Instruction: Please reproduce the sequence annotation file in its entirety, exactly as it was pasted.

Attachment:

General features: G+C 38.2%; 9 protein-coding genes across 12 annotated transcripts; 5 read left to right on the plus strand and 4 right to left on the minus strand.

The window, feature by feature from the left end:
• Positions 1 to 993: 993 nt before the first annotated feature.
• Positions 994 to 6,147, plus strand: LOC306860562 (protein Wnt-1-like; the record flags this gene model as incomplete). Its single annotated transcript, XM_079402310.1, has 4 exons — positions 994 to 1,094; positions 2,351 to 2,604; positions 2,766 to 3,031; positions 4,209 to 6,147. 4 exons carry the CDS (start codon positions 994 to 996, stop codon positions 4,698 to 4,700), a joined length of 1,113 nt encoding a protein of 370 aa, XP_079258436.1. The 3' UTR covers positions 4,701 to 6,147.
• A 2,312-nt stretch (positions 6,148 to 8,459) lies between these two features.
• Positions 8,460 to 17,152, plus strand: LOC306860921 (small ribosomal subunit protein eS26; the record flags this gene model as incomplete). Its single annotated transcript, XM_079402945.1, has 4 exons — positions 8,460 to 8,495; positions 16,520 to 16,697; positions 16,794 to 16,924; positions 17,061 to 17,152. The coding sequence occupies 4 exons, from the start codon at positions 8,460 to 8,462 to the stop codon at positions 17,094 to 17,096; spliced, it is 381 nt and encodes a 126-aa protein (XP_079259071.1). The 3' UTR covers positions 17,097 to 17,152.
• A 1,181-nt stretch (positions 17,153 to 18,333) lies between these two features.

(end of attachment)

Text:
General features: G+C 38.2%; 9 protein-coding genes across 12 annotated transcripts; 5 read left to right on the plus strand and 4 right to left on the minus strand.

The window, feature by feature from the left end:
• Positions 1 to 993: 993 nt before the first annotated feature.
• Positions 994 to 6,147, plus strand: LOC306860562 (protein Wnt-1-like; the record flags this gene model as incomplete). Its single annotated transcript, XM_079402310.1, has 4 exons — positions 994 to 1,094; positions 2,351 to 2,604; positions 2,766 to 3,031; positions 4,209 to 6,147. 4 exons carry the CDS (start codon positions 994 to 996, stop codon positions 4,698 to 4,700), a joined length of 1,113 nt encoding a protein of 370 aa, XP_079258436.1. The 3' UTR covers positions 4,701 to 6,147.
• A 2,312-nt stretch (positions 6,148 to 8,459) lies between these two features.
• Positions 8,460 to 17,152, plus strand: LOC306860921 (small ribosomal subunit protein eS26; the record flags this gene model as incomplete). Its single annotated transcript, XM_079402945.1, has 4 exons — positions 8,460 to 8,495; positions 16,520 to 16,697; positions 16,794 to 16,924; positions 17,061 to 17,152. The coding sequence occupies 4 exons, from the start codon at positions 8,460 to 8,462 to the stop codon at positions 17,094 to 17,096; spliced, it is 381 nt and encodes a 126-aa protein (XP_079259071.1). The 3' UTR covers positions 17,097 to 17,152.
• A 1,181-nt stretch (positions 17,153 to 18,333) lies between these two features.